Behind The Scenes
That was the goal of Brett Kelley, now is in his fourth year as the video coordinator for the West Virginia football program.
“My goal is to make each conference room feel like our position rooms back at the Puskar Center,” said Kelley. “We try to make it as easy as possible for our coaches and players to access video as soon as we arrive. We need to make it as simple as walking into a room, making a few clicks and watching it.”
To be fair, the job of Kelley and his staff of four others began well before the Mountaineers’ eight-day trip to Miami.
“It really started as soon as we found out our bowl bid and opponent,” explained Kelley. “I immediately got in touch with the video coordinator at Clemson and we swapped games.”
Getting film of your opponents in order to dissect each and every play is not as tough as years past. In fact, the Big East Conference has a rule in place in which all games are shared, and each team has access to all games.
Bowl games are different, however.
“It’s at the coach’s discretion on how many games to give your opponent,” said Kelley. “And 9.9 times out of 10 you’re going to get an even trade.”
That film was quickly loaded into a server, built specifically for the bowl game, along with cuts of film dating back to the 2007 season.
“You never know when a coach is going to want something (from past years),” laughed Kelley. “And if I don’t have it, or can’t get it quickly, that’s not a good thing.”
With the bowl server ready, Kelley ran down his checklists and spreadsheets to finish loading an equipment truck that also carried projectors, projector screens, desktop editors and a countless supply of extension cords.
“It’s a lot of stuff and you always get that feeling that something was left behind,” said Kelley, a Morgantown native. “As soon as we get about 500 yards down Don Nehlen Drive for the airport, it’s like the point of no return.”
The team’s hotel is also well scouted and plans are made shortly after the bowl announcement. For Kelley’s video needs, he leans on veteran athletic trainer Dave Kerns for his set-up.
“He came back from his site visit and said ‘Here is what you have for office and meeting space. Will that work? Are we missing anything?’”
When the Mountaineers finally arrived on Dec. 29 and their buses pulled in to the hotel, Kelley and his crew went straight to the bowl offices to set up nine rooms.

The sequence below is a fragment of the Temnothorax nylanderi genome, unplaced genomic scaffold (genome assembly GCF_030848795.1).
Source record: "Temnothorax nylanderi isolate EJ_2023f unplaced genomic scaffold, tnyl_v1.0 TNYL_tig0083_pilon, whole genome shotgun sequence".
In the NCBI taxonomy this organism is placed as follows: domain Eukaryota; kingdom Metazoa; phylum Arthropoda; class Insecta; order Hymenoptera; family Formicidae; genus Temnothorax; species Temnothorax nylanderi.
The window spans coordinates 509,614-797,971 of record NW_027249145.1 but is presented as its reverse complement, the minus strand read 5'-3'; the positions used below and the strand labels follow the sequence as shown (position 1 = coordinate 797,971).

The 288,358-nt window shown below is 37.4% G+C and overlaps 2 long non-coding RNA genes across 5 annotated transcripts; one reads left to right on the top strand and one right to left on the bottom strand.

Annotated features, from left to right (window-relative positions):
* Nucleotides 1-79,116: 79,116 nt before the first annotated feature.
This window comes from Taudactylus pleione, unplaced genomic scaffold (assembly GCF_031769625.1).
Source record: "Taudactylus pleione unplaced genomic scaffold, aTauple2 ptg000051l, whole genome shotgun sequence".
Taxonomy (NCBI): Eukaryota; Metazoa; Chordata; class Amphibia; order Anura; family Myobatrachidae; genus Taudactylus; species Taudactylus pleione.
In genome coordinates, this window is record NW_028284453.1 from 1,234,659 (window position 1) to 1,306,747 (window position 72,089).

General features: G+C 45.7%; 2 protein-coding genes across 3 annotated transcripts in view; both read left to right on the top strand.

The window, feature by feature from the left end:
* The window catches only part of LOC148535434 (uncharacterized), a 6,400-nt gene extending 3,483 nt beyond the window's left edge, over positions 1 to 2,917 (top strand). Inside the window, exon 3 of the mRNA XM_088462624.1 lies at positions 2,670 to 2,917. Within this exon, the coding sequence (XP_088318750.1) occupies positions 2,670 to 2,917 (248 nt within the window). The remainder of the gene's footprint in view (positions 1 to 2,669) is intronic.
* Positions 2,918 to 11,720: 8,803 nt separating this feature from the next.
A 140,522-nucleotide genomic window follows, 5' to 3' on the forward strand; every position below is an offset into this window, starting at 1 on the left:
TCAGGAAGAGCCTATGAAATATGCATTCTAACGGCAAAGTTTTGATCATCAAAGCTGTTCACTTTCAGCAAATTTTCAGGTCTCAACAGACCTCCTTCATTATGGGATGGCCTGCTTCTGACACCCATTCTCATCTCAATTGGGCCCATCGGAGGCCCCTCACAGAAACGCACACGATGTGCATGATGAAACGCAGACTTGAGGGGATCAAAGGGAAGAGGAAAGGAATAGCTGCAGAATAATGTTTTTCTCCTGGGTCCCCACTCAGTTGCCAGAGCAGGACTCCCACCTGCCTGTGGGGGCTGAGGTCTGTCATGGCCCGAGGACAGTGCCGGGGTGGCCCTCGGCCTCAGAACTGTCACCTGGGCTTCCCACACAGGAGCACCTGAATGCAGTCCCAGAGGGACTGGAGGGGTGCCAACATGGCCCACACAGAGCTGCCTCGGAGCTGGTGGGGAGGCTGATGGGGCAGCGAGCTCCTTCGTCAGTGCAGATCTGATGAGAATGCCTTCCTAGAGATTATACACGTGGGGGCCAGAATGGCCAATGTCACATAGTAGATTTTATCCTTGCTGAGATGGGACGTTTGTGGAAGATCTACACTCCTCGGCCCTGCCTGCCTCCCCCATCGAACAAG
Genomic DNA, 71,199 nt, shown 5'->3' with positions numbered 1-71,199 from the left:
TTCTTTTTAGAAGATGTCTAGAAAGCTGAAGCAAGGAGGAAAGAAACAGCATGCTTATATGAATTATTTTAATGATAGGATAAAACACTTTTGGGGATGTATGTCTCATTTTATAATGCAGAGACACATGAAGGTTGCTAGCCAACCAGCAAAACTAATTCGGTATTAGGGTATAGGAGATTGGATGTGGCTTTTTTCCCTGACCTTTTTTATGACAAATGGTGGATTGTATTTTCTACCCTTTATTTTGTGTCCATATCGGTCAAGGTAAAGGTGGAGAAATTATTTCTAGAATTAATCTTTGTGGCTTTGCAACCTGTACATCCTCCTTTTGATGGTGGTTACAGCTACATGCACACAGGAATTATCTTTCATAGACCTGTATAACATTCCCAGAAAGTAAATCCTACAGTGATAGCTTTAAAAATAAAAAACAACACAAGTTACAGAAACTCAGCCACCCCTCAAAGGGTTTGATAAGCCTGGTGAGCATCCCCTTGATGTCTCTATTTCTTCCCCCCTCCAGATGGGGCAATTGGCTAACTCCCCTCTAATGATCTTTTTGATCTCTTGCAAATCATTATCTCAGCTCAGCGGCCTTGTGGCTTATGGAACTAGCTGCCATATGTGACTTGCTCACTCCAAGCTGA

“One of the biggest challenges is figuring out how to run our network cable to each room,” said Kelley. “We coordinate that with Doug Himes, our information technology guy. He will buy a spool of network cable for us to run in and out of each room.”
With the computers powered on, and projectors and screens in place, there’s a system-wide test to complete the extensive set-up process.
“We test it out with a good three-hour cut up on all the machines to make sure there are no glitches or freezing of the video playback,” stated Kelley. “It’s about a six-hour process to get everything powered up and running.”
And when 10:30 p.m. rolled around, Kelley and his staff were finished recreating the Puskar Center.
This year’s Discover Orange Bowl marks the fourth postseason trip for Kelley, who also traveled with WVU to games in Charlotte, Jacksonville and Orlando.
“Each hotel and practice site has been different for me,” said Kelley. “But once you get set up, you are pretty much good-to-go. You might make a few minor tweaks to a camera angle at practice or something like that, but I tell my guys that if we don’t always see a coach, it’s probably a good thing. It typically means everything is working.”
Also aiding Kelley in his bowl preparations were previous experiences with the NFL's Tennessee Titans, where he served as the video assistant.
“With the Titans, we had a similar set-up one year for training camp,” recalled Kelley, who also worked for the Nashville Kats Arena football team. “It was perfect as we just had to plug our computers into the wall and it worked. There was no running cable or any major hurdles.”
Kelley and his crew have been busy shooting practices, a vital evaluation piece for WVU’s coaching staff. Shooting high above the field at various viewing angles, the crew gets two shots of every play, then splices them together.
“Their film is an extension of the playbook,” said Kelley. “Some coaches will go back and watch the whole thing over again.
“We’ll repeat this process a few more days, and then go out and try to win another BCS game.”
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